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Christiane Nüsslein-Volhard, Nobel Prize-winner in Physiology or Medicine, will be invested doctor honoris causa by UPF

Christiane Nüsslein-Volhard, Nobel Prize-winner in Physiology or Medicine, will be invested doctor honoris causa by UPF

The University recognises her exceptional contribution to our understanding of the underlying principles of embryonic development. The ceremony will take place on 6 July 2021 in the auditorium of the Barcelona Biomedical Research Park, and will be live-streamed.

 

07.06.2021

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Christiane Nüsslein-Volhard, a specialist in developmental biology and Nobel Prize winner in Physiology or Medicine in 1995, will be awarded the University’s top recognition on 6 July 2021, in a ceremony in the auditorium of the Barcelona Biomedical Research Park (PRBB). The event will be live-streamed.

The University is to recognise the achievements of an outstanding researcher, who has contributed to our basic understanding of embryonic development. Her work has helped to identify the genes that control development in living organisms, shedding light on large areas of biology and medicine. In addition to many other awards, her contribution to knowledge earned her the Nobel Prize in Physiology or Medicine in 1995.

She is the 18th person to be made honoris causa by UPF, the first being Desmond Tutu (1999-2000) and the most recent, Angela Y. Davis, in March (2020-2021). She is also the fifth woman to receive an honorary doctorate at UPF.

A research vision that revolutionised developmental biology

Christiane Nüsslein-Volhard was born in Magdeburg (Germany), she studied Biochemistry and obtained a doctorate in Genetics in Tübingen (Germany). After undertaking her postdoctoral research in Basel (Switzerland) and Freiburg (Germany), she became a group leader at the European Molecular Biology Laboratory (EMBL). She then returned to Tübingen, where, until 2014, she served as director of the Max Planck Institution for Developmental Biology.

The University recognises her exceptional contribution to our understanding of the underlying principles of embryonic development.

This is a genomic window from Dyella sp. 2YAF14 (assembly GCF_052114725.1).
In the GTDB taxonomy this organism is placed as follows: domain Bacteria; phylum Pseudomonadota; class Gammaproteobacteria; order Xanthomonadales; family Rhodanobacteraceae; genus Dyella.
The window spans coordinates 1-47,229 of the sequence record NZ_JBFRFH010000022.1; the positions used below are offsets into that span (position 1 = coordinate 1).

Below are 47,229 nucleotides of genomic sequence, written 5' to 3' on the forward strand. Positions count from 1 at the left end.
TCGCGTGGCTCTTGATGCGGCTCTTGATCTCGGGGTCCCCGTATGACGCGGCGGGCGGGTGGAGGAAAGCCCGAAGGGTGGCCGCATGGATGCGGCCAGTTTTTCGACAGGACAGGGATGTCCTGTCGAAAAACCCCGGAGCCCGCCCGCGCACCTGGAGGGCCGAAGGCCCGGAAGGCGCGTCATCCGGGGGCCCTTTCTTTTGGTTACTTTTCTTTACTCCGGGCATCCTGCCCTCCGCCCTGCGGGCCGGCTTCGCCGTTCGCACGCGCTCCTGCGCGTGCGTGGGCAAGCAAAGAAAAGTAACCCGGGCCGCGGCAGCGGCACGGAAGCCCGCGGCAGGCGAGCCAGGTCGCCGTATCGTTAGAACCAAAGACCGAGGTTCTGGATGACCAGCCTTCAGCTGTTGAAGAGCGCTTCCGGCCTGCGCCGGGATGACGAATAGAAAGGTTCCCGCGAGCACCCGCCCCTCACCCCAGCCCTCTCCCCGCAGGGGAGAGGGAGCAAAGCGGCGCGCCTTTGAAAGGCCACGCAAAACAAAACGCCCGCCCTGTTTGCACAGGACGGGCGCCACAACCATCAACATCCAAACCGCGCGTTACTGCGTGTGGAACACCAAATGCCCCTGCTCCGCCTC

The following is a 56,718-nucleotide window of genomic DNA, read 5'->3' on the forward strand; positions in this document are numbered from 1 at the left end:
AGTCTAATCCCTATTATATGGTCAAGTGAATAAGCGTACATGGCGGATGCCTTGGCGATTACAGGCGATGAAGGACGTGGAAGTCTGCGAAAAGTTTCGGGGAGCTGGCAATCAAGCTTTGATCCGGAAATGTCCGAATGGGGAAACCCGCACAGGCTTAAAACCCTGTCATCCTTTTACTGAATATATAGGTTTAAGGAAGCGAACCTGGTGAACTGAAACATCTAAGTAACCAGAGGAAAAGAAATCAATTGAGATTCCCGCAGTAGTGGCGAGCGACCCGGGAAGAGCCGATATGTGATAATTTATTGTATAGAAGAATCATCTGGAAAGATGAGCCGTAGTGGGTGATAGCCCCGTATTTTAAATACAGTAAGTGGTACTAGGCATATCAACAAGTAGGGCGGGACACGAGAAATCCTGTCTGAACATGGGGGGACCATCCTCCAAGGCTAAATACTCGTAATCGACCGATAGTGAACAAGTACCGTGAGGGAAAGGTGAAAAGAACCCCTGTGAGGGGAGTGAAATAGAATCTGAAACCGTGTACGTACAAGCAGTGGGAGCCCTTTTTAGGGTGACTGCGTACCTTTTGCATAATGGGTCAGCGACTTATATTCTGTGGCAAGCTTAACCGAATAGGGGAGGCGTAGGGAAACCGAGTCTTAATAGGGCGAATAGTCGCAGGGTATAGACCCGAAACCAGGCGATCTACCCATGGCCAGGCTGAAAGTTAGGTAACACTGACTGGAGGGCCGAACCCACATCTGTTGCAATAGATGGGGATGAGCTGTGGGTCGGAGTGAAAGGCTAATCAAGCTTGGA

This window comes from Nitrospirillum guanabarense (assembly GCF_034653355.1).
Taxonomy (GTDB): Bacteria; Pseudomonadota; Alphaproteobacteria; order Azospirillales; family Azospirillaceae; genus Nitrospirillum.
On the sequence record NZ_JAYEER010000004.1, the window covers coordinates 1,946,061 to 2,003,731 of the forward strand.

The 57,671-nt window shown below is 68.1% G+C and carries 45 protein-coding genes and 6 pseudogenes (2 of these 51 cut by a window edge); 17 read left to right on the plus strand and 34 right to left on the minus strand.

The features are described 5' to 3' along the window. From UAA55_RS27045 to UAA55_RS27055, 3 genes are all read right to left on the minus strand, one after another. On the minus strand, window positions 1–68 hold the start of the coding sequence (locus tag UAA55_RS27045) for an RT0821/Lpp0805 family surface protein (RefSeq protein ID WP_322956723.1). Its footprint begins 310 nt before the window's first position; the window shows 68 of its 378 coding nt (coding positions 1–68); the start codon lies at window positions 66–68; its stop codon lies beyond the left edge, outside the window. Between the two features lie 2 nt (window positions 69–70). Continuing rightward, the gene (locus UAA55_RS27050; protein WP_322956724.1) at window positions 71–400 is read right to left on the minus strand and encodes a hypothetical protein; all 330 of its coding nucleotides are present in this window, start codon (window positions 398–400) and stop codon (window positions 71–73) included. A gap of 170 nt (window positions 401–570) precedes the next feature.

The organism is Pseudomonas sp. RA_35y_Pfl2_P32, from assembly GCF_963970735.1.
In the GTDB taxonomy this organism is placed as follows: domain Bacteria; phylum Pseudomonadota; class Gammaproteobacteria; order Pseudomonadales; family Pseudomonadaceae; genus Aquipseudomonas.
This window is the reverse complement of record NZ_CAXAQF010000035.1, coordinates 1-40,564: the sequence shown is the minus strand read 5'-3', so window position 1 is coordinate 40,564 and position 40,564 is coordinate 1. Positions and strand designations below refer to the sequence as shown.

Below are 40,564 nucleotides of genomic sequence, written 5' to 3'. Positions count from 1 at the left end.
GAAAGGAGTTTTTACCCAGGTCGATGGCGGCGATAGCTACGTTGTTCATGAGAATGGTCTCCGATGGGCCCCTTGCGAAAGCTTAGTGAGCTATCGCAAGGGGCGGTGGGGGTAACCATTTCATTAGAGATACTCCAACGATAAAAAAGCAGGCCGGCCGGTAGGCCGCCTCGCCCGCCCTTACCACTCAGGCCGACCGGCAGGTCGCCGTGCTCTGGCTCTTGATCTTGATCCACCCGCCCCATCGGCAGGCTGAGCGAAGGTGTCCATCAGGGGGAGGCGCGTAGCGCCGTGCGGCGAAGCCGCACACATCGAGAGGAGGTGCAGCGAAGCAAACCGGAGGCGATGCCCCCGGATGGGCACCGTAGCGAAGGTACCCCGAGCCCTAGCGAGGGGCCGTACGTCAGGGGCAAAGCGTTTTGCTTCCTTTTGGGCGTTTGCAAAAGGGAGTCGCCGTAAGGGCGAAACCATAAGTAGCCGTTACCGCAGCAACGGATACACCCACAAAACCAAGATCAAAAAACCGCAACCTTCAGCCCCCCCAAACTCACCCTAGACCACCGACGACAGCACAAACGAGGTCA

Christiane Nüsslein-Volhard’s research has contributed to our understanding of one of biology’s great mysteries: the mechanisms that enable a single cell to become a complex organism. In organisms, life begins when a fertilised egg divides and forms new cells, which, in turn, also divide. Initially these cells appear identical, but in time they begin to change. In a process regulated by genes, some go to make up the heart, and others the brain, for example.

Her work constitutes a major milestone in developmental biology. She developed and combined genetic and embryological tools to study drosophila and zebrafish mutants: and that allowed her to discover the genes that control early development.

In the seventies, she began to study the genes involved in the development of the fruit fly (Drosophila melanogaster). Until then, most genes had been discovered by chance; but, together with Eric Wieschaus, they systematically tested all genes potentially involved in embryonic development. Through experiments in mutagenesis, they were able to identify and classify 15 relevant genes, out of the 20,000 that were studied, which are responsible for the division of embryos into segments. They then went on to complete their first study with a catalogue of 129 genes that control the complete development of fly embryos.

Together with Eric Wieschaus and Edward Lewis, she received the Nobel Prize for Physiology or Medicine in 1995, for their “discoveries concerning embryonic development." She was the tenth woman to receive a scientific Nobel Prize.

Christiane Nüsslein-Volhard’s research has contributed to our understanding of one of biology’s great mysteries: the mechanisms that enable a single cell to become a complex organism.

She continued her work, using similar genetic approaches to discover key controllers of vertebrate development, based on a new model organism: the zebrafish (Danio rerio).

In addition to the Nobel Prize, she has received numerous recognitions such as the Albert Lasker Award for Medical Research, (the United States), the Louis-Jeantet Prize for Medicine (Switzerland) and the Ernst Schering Prize (Germany). She was the secretary general of the EMBO and has been a member of several different councils. She has also published various books, such as Zebrafish: A Practical Approach and Coming to life: How Genes Drive Development.

Her role in supporting young scientists

Another noteworthy achievement was her creation, in 2004, of a foundation in her name, set up to encourage young female German scientists to pursue careers in research, providing them financial support and assistance with childcare.

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